Gridlock Sam Offers Four Ideas to Cut Traffic Congestion
In today’s Daily News, former New York City Deputy Traffic Commissioner "Gridlock" Sam Schwartz says congestion pricing should "proceed now" and offers four additional ideas for creating a little breathing room on Manhattan’s streets:
One way to reduce congestion is to reduce the number of taxis –
permanently. I did the math when I was traffic commissioner and found
that the optimum number of taxis was just under 12,000. We now have
more than 13,000. With taxi medallion prices at $400,000, it would be
too heavy a lift to buy back 1,000 medallions all at once. Instead, the
city should purchase 100 medallions a year over 10 years.
There’s a second kind of vehicle that’s overpopulated on our roads,
with more than 40,000 all over the city: black cars, or so-called
limousines. The mayor’s congestion pricing plan excludes them. It’s
time to create a black car medallion to 1) reduce those numbers and 2)
generate the funding to buy back taxi medallions.
The third big troublemaker is the through truck, or trucks with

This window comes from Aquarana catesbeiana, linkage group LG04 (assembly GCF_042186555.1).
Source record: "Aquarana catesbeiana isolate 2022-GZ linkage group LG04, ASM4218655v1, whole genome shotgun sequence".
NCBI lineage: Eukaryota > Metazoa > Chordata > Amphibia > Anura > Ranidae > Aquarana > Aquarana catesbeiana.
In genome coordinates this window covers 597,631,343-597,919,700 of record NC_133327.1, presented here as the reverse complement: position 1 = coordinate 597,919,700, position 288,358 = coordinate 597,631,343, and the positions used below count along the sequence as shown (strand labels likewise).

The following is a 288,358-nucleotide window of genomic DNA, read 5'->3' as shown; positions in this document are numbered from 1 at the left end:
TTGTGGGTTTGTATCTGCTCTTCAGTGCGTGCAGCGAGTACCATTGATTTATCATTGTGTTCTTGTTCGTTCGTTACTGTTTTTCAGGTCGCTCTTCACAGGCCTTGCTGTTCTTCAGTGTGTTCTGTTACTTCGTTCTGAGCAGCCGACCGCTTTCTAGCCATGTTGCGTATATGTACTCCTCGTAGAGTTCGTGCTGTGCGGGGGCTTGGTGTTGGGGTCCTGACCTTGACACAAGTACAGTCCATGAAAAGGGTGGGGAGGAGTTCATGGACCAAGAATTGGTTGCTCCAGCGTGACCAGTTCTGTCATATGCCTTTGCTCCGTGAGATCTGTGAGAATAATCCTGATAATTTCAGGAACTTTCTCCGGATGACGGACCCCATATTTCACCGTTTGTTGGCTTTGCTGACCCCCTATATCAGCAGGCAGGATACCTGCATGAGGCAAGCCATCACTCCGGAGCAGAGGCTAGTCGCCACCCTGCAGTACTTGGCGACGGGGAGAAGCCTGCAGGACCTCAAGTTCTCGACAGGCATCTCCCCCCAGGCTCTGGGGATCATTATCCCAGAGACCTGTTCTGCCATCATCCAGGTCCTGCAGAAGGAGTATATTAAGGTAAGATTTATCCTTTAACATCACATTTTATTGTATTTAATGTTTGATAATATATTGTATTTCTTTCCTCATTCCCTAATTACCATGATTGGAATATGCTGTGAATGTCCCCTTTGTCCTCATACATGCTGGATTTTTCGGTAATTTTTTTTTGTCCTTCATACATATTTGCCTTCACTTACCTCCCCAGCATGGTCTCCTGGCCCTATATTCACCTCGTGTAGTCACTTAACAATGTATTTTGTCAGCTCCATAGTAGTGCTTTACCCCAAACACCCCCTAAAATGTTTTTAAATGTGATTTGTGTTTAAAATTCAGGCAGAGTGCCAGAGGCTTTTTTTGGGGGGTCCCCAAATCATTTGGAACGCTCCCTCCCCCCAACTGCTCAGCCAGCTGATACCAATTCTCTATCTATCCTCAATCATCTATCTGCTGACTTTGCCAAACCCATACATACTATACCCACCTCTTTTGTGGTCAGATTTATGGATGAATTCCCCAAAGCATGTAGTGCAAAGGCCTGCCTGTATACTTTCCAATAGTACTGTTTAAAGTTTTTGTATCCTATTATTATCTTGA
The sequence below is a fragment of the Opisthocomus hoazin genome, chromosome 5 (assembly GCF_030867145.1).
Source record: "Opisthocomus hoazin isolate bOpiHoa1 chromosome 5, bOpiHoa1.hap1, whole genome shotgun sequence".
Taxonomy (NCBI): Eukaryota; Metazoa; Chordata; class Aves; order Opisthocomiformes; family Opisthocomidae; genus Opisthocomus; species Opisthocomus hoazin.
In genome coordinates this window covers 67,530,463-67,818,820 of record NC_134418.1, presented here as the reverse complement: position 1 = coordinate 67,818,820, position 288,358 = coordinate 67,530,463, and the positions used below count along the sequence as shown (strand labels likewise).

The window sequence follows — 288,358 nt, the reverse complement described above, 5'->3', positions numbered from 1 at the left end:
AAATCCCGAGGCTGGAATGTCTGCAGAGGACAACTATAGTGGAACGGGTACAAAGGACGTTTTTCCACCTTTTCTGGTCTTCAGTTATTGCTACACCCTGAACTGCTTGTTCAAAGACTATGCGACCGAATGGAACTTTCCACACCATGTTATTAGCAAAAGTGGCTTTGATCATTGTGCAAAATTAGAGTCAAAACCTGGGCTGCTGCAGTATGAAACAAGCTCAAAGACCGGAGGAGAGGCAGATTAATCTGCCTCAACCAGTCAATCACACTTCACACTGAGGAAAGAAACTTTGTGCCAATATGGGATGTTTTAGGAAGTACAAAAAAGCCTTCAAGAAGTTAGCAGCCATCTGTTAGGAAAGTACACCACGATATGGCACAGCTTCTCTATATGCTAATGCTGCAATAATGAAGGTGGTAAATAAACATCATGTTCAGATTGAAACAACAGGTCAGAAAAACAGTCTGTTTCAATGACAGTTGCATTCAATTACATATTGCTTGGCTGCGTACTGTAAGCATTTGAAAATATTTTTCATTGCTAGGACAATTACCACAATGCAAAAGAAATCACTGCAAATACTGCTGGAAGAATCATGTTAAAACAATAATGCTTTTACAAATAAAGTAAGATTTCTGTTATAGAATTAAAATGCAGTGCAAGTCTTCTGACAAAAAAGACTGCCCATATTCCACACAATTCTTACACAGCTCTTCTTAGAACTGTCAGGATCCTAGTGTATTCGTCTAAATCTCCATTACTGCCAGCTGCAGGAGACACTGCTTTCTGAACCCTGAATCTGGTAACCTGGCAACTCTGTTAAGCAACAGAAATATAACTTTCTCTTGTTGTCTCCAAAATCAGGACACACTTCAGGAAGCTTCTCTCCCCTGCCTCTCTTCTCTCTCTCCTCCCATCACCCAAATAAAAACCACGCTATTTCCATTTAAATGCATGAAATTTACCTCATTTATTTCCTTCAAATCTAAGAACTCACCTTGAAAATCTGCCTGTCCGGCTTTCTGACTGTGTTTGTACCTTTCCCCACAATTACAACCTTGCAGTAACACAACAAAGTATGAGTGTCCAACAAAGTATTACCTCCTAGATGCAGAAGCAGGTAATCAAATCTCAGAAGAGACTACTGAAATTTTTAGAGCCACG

neither origin nor destination in Manhattan’s central business
district. Our current pricing scheme – double tolls to go out via the
Verrazano Bridge and no tolls to drive through downtown and midtown –
encourages truckers to clog many key arteries inside the city. More
than 10,000 trucks a day are doing this. We must do two things: 1) bring back two-way tolls on the Verrazano
Bridge and 2) charge through trucks $100 for the privilege of using
streets and avenues in central Manhattan.
Finally, we need to curtail "privileged" parkers. I estimate that some
150,000 government workers either park free in reserved spaces or just
plain park illegally. That blocks access to curbs – and causes a chain
reaction of other problems. Privileged parkers contribute to about 8%
of the traffic downtown, and add far more than that share to congestion
because of their "piggish" behavior of blocking bus stops, bus lanes
and even hydrants. I haven’t seen conditions this bad in 25 years.